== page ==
Joost van Doesburg, airfreight policy manager at the Dutch Shippers’ Council (EVO), is on a mission to squash surcharges. Well, he doesn’t really want to do away with them altogether; his quest is to simply have carriers add these extra fees into their base rates.
Surcharges are a relatively new trend. Tariffs on goods historically made commodity pricing the easiest and most fair solution for slapping a fee on shipped goods, but once tariffs were abolished, the industry went to a weight-based system. As fuel prices skyrocketed and extra security processes were tacked on in the early part of this century, carriers set about looking for a way to recoup these expenses.
The solution: add a sliding fee to the base rate that adapted to shifts in the market, but that was not negotiable. Negotiations were left for the base rate, not the surcharges.
Last summer, van Doesburg sent out a survey to his members, along with a few freight forwarders based in the Netherlands, to measure the current climate toward surcharges. Though he knew in a general sense what shippers would say — he’d been hearing their complaints for a while — the survey would form the basis of a colleague’s masters degree, so he sent it out anyway.
“When you let shippers talk about their biggest problems with airfreight, they would always say surcharges,” he says. “Some would say fuel, others would say security, but it is definitely surcharges that are the biggest problem. There is no transparency.”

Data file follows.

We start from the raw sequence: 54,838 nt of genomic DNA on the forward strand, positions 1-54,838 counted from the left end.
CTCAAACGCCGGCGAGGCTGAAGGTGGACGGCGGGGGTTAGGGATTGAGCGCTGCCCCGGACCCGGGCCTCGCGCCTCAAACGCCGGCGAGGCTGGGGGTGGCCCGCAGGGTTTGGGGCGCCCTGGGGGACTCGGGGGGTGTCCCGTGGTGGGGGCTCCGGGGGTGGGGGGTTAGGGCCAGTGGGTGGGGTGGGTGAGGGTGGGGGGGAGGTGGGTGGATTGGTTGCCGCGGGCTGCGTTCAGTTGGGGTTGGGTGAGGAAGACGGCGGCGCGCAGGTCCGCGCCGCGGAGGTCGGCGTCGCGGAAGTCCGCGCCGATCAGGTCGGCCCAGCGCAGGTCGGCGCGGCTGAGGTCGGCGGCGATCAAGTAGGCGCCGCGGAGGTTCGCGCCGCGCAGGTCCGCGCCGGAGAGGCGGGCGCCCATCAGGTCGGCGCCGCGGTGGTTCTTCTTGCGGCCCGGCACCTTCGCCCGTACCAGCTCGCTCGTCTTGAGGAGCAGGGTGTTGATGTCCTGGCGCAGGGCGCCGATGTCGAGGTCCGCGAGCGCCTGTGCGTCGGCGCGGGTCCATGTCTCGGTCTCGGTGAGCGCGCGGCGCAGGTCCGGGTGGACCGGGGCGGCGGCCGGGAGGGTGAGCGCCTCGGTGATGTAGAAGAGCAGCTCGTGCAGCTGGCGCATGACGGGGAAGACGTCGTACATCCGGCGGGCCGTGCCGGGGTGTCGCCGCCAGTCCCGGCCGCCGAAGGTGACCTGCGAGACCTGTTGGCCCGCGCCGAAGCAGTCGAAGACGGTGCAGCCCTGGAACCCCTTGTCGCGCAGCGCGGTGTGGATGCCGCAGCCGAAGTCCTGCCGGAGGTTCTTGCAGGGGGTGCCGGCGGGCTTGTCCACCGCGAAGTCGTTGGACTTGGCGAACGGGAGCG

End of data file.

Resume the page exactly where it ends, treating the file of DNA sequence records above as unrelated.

The survey results form a comprehensive rejection of those fuel and security charges, which carriers have justified as an additional cost of doing business. Van Doesburg says that in regard to the security surcharge — usually a blanket fee of €0.15 per kilo — more than 50 percent of the respondents “did not believe that the amount of this security surcharge was invested in improving the security.”
He calculated out the surcharge fees for one airport, Amsterdam Schiphol, and found that around €108 million a year is collected by carriers in the name of security.
“One really big freight forwarder — and I cannot give his name — said, ‘OK, if they would invest €108 million each year in improving the security, there would be three golden gates surrounding Schiphol Airport,’” van Doesburg says. “If shippers don’t believe it, and freight forwarders don’t believe it, it’s probably not true that they use this kind of money for the reason why they are collecting it.”